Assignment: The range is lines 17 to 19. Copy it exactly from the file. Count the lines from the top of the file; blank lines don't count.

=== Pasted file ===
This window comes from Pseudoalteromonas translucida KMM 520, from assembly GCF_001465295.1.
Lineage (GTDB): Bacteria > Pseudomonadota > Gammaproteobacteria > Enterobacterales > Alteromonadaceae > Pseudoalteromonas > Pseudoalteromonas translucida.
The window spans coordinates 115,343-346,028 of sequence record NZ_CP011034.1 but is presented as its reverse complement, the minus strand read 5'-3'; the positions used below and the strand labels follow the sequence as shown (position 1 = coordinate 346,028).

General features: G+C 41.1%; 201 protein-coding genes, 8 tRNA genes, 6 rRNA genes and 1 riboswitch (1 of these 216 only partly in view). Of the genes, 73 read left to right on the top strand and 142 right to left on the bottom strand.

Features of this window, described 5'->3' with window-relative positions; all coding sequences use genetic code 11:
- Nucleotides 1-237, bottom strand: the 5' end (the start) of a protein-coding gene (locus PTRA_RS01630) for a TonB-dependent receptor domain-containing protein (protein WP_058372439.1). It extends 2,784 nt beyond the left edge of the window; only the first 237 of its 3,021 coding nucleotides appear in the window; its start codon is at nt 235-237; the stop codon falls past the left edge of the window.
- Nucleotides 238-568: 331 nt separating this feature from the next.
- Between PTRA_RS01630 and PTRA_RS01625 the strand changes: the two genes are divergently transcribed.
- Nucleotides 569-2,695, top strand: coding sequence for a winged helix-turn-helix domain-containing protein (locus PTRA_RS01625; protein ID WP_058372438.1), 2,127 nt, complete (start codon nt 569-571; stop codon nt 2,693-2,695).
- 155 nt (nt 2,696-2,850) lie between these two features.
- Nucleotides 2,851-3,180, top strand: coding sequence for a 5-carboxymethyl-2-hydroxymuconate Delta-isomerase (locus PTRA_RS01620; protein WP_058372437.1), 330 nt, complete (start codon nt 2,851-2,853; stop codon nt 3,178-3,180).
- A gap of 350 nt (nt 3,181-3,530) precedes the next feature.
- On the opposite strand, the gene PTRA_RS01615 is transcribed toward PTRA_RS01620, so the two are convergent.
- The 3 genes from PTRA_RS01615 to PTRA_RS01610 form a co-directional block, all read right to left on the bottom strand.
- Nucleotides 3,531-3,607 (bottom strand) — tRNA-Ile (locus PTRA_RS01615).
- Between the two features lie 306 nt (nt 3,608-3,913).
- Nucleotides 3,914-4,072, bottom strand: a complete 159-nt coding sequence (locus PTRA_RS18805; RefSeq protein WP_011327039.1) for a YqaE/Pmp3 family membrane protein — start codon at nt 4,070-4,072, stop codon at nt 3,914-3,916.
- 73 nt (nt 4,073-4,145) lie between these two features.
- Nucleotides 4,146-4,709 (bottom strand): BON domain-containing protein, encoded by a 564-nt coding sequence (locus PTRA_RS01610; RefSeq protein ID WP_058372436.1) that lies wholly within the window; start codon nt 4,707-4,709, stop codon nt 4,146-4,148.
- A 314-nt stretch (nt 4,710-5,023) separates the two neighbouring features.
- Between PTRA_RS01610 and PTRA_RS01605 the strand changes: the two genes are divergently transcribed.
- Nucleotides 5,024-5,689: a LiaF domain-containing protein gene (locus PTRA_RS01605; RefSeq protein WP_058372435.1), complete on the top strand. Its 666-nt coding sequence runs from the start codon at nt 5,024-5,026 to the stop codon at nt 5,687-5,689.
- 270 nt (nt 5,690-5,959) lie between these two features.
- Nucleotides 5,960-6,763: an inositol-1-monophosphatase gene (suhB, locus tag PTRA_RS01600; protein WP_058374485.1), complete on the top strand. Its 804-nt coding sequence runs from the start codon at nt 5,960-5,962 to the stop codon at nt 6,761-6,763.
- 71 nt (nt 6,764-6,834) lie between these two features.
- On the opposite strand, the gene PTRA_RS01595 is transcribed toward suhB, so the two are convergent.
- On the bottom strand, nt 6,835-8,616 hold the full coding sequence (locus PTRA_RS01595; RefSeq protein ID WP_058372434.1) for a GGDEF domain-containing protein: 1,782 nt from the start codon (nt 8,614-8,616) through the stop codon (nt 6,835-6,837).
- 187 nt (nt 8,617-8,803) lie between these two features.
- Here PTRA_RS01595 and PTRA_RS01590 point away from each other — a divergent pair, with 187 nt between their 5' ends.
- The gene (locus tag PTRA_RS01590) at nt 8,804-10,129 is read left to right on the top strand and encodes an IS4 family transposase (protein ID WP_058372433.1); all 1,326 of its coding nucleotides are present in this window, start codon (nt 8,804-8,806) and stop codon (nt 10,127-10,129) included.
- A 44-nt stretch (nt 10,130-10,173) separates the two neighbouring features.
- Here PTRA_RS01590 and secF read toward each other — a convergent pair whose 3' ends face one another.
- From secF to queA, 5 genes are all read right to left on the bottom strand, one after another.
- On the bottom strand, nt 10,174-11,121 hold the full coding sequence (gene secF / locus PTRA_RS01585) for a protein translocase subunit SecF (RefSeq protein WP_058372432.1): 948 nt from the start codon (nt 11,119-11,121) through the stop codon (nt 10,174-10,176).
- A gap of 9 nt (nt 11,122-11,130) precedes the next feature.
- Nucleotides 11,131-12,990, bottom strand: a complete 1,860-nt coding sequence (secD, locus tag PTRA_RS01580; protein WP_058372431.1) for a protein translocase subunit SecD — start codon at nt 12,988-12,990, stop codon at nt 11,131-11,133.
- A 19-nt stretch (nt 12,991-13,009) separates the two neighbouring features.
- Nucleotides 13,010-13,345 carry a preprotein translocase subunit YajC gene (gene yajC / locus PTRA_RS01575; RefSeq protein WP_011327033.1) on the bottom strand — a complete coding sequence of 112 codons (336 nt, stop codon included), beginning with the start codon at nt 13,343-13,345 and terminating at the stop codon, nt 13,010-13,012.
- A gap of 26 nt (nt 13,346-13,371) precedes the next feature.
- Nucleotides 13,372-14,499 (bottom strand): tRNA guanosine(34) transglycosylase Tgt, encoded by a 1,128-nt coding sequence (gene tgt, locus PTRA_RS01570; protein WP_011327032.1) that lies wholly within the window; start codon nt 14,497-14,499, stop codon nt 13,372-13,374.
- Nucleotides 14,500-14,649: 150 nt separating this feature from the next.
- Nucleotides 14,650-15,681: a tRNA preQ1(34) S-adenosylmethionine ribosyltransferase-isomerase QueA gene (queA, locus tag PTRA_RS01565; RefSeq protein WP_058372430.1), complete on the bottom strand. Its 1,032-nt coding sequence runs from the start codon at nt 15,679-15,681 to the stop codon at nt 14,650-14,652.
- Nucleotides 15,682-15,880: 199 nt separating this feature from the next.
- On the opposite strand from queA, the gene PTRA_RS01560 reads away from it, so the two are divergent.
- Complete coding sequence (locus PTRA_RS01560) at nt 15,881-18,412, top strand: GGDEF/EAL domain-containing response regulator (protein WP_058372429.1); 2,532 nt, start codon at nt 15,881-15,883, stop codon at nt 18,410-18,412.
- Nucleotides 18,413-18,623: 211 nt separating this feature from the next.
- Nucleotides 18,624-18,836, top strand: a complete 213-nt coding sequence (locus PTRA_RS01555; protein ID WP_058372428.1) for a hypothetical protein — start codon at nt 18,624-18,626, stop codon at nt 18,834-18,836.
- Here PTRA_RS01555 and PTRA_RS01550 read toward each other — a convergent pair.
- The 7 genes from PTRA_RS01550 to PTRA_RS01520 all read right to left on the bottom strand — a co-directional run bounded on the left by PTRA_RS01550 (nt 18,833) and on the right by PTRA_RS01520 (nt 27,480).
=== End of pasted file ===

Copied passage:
- Nucleotides 3,914-4,072, bottom strand: a complete 159-nt coding sequence (locus PTRA_RS18805; RefSeq protein WP_011327039.1) for a YqaE/Pmp3 family membrane protein — start codon at nt 4,070-4,072, stop codon at nt 3,914-3,916.
- 73 nt (nt 4,073-4,145) lie between these two features.
- Nucleotides 4,146-4,709 (bottom strand): BON domain-containing protein, encoded by a 564-nt coding sequence (locus PTRA_RS01610; RefSeq protein ID WP_058372436.1) that lies wholly within the window; start codon nt 4,707-4,709, stop codon nt 4,146-4,148.